The black fridge was finished. Tenants at the Edina apartment complex said the tired old Frigidaire wasn't keeping food cold anymore, and so it was replaced with a shiny new stainless steel model.

Now it sat with its door off amid the other castoffs at the apartments' back loading dock, a tiny climate bomb in its heart. Knowing that, J.R.'s Advanced Recyclers had come to take it away.

For most people, that's where the story ends. The U.S. goes through an estimated 9 million refrigerators and freezers each year, and most people just want the old appliance gone. But what happened next on the old black fridge's journey to the afterlife is crucial to stopping global warming and the extreme weather battering the planet.

In short, the chemical coolant in the fridge — made of hydrofluorocarbons (HFCs), a powerful climate pollutant — was sucked out and cleaned to be resold at J.R.'s Advanced Recyclers, a refrigerant reclaimer in Inver Grove Heights certified by the U.S. Environmental Protection Agency (EPA).

Directed by Congress to cut HFC use and leaks, and improve HFC recycling, the EPA is working on new regulations, with proposals due out this summer.

A meager 17% of HFCs used in the cooling equipment in businesses, cars and homes are recovered each year when equipment is retired in the United States, according to the recent 90 Billion Ton Opportunity report by the Natural Resources Defense Council, Environmental Investigation Agency and Institute for Governance & Sustainable Development. Most of the rest escapes into the air, an estimated 13,000 tons of it a year.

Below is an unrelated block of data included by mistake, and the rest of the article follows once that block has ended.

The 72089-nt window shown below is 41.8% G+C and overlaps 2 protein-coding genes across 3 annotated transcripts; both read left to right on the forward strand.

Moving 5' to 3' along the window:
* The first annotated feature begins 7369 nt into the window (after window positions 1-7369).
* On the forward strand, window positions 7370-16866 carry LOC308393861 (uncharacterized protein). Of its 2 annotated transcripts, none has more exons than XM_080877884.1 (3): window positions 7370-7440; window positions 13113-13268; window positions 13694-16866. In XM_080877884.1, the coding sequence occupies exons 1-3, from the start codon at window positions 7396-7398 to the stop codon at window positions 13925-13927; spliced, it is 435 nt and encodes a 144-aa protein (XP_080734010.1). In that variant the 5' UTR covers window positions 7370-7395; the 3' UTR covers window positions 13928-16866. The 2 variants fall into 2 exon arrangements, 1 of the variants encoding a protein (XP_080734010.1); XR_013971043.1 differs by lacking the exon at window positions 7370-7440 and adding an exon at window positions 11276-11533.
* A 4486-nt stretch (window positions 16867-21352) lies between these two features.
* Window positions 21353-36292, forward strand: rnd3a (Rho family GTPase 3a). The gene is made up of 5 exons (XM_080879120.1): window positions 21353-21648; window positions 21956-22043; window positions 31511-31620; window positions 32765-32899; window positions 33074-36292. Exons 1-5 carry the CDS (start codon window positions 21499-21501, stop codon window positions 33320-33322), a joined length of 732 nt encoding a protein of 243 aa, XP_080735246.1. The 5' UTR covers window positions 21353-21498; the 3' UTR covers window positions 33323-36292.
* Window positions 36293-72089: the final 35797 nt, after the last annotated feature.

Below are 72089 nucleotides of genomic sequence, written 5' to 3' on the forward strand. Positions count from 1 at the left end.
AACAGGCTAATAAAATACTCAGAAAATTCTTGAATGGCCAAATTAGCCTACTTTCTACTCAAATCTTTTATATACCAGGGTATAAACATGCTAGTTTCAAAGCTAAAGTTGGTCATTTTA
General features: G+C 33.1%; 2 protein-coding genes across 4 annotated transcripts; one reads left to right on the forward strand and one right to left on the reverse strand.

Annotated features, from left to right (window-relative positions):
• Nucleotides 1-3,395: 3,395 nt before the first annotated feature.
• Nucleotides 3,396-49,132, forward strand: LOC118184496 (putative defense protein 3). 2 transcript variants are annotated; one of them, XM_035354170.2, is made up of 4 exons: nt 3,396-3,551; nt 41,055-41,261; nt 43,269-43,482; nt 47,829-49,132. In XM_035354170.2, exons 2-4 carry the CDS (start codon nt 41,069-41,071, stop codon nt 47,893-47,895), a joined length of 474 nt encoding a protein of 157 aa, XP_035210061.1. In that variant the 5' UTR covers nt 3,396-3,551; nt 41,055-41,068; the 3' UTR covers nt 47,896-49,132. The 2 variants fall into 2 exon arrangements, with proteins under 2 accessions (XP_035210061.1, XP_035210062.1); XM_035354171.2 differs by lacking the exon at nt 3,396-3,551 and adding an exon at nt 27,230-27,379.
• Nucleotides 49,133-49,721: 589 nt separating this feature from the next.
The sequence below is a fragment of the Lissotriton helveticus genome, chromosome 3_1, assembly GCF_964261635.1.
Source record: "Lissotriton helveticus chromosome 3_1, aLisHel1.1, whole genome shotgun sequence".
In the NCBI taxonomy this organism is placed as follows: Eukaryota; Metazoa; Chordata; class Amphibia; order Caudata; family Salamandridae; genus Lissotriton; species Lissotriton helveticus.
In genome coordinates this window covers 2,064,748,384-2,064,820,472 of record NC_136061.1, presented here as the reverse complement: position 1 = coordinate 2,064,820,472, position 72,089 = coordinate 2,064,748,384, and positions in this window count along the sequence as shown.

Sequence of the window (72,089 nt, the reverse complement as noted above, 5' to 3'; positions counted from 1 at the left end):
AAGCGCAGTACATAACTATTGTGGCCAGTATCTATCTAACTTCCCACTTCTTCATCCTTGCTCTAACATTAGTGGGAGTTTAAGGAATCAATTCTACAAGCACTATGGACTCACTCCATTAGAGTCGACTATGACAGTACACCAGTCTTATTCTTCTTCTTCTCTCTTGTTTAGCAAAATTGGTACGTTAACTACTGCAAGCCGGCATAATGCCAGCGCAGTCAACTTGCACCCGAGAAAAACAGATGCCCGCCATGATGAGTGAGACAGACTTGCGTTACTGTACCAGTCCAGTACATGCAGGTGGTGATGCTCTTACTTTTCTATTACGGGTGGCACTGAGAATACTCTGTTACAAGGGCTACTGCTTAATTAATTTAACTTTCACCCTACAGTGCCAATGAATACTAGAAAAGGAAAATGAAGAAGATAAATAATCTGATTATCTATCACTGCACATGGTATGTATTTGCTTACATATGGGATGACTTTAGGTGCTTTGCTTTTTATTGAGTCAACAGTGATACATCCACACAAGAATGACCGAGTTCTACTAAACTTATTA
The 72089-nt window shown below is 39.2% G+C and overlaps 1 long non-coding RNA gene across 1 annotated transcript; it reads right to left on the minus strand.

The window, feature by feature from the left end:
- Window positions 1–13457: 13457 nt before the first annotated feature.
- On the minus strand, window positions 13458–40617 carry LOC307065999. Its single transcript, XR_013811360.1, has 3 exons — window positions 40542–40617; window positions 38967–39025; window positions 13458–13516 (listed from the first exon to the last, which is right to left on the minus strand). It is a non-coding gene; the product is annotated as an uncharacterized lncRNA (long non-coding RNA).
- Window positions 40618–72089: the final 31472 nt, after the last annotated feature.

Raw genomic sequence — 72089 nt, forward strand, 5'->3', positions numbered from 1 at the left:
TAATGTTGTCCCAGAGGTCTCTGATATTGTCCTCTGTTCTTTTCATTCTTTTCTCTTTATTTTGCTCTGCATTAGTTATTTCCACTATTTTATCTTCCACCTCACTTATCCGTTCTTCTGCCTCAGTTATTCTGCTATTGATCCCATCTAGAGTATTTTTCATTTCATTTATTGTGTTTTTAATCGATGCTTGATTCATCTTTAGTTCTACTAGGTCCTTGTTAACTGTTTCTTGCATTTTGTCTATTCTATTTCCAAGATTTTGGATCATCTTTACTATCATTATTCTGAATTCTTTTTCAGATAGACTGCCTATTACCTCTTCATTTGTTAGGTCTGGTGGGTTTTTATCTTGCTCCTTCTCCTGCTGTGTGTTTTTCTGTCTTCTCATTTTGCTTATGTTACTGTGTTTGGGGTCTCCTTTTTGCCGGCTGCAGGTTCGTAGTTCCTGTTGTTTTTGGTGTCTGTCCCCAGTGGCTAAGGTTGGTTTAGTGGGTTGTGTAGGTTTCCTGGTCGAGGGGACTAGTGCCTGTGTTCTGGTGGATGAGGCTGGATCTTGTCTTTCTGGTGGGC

It doesn't go away. HFCs gather in earth's atmosphere where they are potent heat-trapping greenhouse gases, a climate pollutant thousands of times more damaging to the earth's atmosphere than carbon dioxide. And the world is awash in them.

A sticker inside the junked Edina fridge showed it contained R-134a, one of the most widely used refrigerants, and one of the most destructive to the climate. That's why it is among more than a dozen high-impact HFCs being phased down, after Congress directed the EPA to take action on the chemicals in the 2020 American Innovation and Manufacturing Act.

Jake Gimberlin, a driver for J.R.'s, loaded the black fridge into his truck in Edina on a recent weekday in February, then motored to New Hope for another scheduled appliance pickup. On the way, he said it's not uncommon to pull up to a stop and find that someone already took a wire cutter and ripped out the discarded appliance's copper piping and compressor, the refrigerant in it long gone.